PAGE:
Comment: Lexi Thompson wasn't cheated of win '“ she broke rule

At the start of Masters week, golf is back in the spotlight over a rules situation, the third time this has happened in one of the game's majors in the past ten months. First, it was Dustin Johnson in the '¨US Open. Then Anna Nordqvist in the US Women's Open. Now Lexi Thompson in the ANA Inspiration.

Lexi Thompson composes herself on 18th green during the final round of the LPGA Tour's ANA Inspiration golf tournament after earlier finding out she'd incurred a four-stroke penalty for a rules violation the previous day. Picture :Alex Gallardo/AP

The 22-year-old American was three shots clear in the final round in California on Sunday when she was hit with a four-shot penalty for an infringement that had happened at the 17th hole the previous day. That penalty was imposed after someone watching the game on TV had informed the match referee of the rule breach.

That Thompson still almost won, eventually losing in a play-off to Korea’s So Yeon Ryu, was a remarkable effort.

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She certainly deserves enormous credit for that and handled the situation with class, but I’m not buying into the view being expressed by many on this one that Thompson was “cheated” out of a win, even though the incident may indeed leave a sour taste.

Yes, of course, it seems unpalatable that someone sitting at home can have such an influence on a sporting event of this magnitude and it needs to stop because it’s not good at all for the health of the game. There can be absolutely no denying, however, that Thompson was penalised because she broke the rules.

Okay, it may have taken a slow-motion replay to show it, but she replaced her ball wrongly and that’s the crux of this matter. She brought this sorry affair on herself. What was she doing in the first place marking her ball when faced with a putt that was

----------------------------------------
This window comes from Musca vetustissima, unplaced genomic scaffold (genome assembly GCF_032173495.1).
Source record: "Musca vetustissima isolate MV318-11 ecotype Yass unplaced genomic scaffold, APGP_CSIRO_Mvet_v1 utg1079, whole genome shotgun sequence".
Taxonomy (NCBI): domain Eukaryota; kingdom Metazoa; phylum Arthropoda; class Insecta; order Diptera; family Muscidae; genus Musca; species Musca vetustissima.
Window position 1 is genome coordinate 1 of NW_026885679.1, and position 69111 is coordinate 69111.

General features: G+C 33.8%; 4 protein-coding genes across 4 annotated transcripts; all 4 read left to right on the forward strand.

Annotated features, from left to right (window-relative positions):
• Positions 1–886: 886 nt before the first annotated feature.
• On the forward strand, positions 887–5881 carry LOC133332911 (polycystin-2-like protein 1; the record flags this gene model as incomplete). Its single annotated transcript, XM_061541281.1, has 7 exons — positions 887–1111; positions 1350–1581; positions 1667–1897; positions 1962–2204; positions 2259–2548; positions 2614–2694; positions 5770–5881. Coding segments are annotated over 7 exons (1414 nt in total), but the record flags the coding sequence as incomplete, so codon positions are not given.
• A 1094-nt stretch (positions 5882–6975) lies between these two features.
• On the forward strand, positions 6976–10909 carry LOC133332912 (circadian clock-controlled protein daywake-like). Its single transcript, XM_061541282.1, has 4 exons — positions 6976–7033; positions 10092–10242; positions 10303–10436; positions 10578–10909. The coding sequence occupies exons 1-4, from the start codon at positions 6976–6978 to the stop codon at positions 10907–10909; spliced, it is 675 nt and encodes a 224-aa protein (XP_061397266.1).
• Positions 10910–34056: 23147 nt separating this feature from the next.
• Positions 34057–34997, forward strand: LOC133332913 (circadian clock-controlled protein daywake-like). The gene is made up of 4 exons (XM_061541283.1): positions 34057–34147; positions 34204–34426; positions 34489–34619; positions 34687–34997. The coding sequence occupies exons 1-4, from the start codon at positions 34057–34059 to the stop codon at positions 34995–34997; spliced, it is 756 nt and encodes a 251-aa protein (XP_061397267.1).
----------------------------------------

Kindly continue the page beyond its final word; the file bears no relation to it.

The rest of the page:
no more than a foot-and-a-
half? That, in truth, is something that has crept into the game at all levels and it’s a joke. It’s been said that Thompson did so because of her wanting to feel comfortable with “alignment”, but from what I could see she didn’t point either a logo or line on the ball towards the hole. She didn’t help herself by not being directly behind the ball as she was marking it. She was a bit to the side and that probably played its part in the ball clearly being replaced in a different position.

Did she intentionally try and cheat? I don’t think so and, by all accounts, Thompson isn’t a player who would do such a thing. It was probably a simple mistake but, nonetheless, it was a breach of the rules and every single golfer worth his or her salt knows the importance attached to an individual placing a ball back in the same spot.

Sue Witters, the LPGA’s vice president for rules and competitions, said the ball was misplaced by “maybe an inch”. She also felt “100 per cent certain it was not intentional”. What was she supposed to do, though, once the incident had been highlighted? “What was my choice?” she said. “I ignore a violation of the rule then I get criticised for that. It made me sick, but I had to do it.”

Yes, of course, it was awful to see Thompson in tears afterwards and golf can certainly do without situations like this cropping up on a way-too-regular basis. At the same time, though, the sport has a set of rules that every single player in a self-regulating sport should respect and adhere to at all times.

It is indeed time for armchair referees to be stopped from intervening and paid officials left to make the calls. At the same time, though, players have a duty to stop bringing grief like this on themselves.